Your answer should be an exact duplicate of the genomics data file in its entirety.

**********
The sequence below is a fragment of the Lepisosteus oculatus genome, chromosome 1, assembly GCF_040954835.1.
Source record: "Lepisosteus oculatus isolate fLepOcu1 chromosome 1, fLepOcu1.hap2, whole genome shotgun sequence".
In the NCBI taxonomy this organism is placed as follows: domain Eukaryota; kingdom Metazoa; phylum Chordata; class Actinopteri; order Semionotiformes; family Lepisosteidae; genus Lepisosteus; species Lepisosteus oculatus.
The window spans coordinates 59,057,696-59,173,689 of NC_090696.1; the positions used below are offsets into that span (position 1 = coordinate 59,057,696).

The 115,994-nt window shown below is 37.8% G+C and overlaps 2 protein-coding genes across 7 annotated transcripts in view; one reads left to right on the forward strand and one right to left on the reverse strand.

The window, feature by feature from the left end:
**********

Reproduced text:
The sequence below is a fragment of the Lepisosteus oculatus genome, chromosome 1, assembly GCF_040954835.1.
Source record: "Lepisosteus oculatus isolate fLepOcu1 chromosome 1, fLepOcu1.hap2, whole genome shotgun sequence".
In the NCBI taxonomy this organism is placed as follows: domain Eukaryota; kingdom Metazoa; phylum Chordata; class Actinopteri; order Semionotiformes; family Lepisosteidae; genus Lepisosteus; species Lepisosteus oculatus.
The window spans coordinates 59,057,696-59,173,689 of NC_090696.1; the positions used below are offsets into that span (position 1 = coordinate 59,057,696).

The 115,994-nt window shown below is 37.8% G+C and overlaps 2 protein-coding genes across 7 annotated transcripts in view; one reads left to right on the forward strand and one right to left on the reverse strand.

The window, feature by feature from the left end: